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3

With the rise of energy costs and the increase in telecommuting, we are now looking at very different ways of doing things. Why do we have to leave home to go towork? Or for thatmatter, why do students have to go to school to learn? According to Clayton Christensen, Curtis Johnson, andMichael Horn, theauthorsof DisruptingClass: How Disruptive Innovation Will Change the Way the World Learns, 1 nearly half of students’ classes will be taken online by 2019. As technology becomes more and more portable, the growing web of connectivity will expand the classroom—and the workplace—far and wide. In his influential book The Black Swan: The Impact of the Highly Improbable 2 Nassim Taleb describes the phenomenon of unpredict-able events that come along to change the course of history. The book takes its name from the black swans of Australia: before the first European explorers arrived there in the seventeenth century, Europeans had never seen black swans. In their experience, em-pirical knowledge pointed to the assumption that all swans were white. When the explorers saw black swans, therefore, a whole new perspective opened up.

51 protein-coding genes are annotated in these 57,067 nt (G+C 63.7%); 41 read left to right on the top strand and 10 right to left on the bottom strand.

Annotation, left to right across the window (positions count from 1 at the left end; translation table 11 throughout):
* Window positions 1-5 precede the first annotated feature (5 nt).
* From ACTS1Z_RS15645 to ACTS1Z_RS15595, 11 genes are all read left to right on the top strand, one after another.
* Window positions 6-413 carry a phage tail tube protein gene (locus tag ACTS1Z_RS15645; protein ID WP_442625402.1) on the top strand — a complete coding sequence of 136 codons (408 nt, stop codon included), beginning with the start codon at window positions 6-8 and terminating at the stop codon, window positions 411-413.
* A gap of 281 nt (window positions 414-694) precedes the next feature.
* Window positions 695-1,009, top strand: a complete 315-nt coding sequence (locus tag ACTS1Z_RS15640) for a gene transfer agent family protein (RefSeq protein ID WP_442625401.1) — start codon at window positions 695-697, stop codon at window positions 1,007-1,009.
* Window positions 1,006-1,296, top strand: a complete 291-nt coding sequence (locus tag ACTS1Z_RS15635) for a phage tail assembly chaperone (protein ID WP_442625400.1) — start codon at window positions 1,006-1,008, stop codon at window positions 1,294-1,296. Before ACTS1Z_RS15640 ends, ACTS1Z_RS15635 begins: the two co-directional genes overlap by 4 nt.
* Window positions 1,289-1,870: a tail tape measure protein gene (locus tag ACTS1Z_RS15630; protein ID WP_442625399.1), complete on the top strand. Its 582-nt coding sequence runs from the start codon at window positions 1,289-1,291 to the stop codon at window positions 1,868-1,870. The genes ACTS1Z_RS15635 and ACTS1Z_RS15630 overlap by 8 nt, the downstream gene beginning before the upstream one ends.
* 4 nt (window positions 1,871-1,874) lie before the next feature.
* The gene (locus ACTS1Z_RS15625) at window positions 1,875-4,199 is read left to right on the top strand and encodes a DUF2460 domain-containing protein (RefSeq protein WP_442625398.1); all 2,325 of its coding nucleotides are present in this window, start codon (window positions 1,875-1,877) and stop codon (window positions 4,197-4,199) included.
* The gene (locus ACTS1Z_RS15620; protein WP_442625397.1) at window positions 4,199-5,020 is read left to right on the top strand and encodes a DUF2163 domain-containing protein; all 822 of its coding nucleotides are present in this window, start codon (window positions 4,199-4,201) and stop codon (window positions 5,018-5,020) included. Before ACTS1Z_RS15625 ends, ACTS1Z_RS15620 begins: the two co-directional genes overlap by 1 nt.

Other examples of “black swans” are the attacks of 9/11 and the invention of the Internet. Before these events occurred, no one could have predicted them; after they occurred, the world was a different place. Talebbelieves that the existence of “black swans” underscores how fragile our knowledge really is.

Some of the changes coming to education may be predictable. We may speculate that “green” buildings will replace older, environ-mentally inefficient facilities. Employers—possibly including school districts—may be fined for not going green (or rewarded for efforts to do so). Being entrepreneurial and self-starting will be essential in the environment of telecommuting. The trend of Generation Y already leans toward working independently; Gen Ys do not see themselves as working “for” someone else. In like fashion, they may not see studying “for” the teacher as relevant either. Why not be entrepreneurial about what they learn and when they learn it?

Chapter 1: Ready or Not, Here Comes Change!

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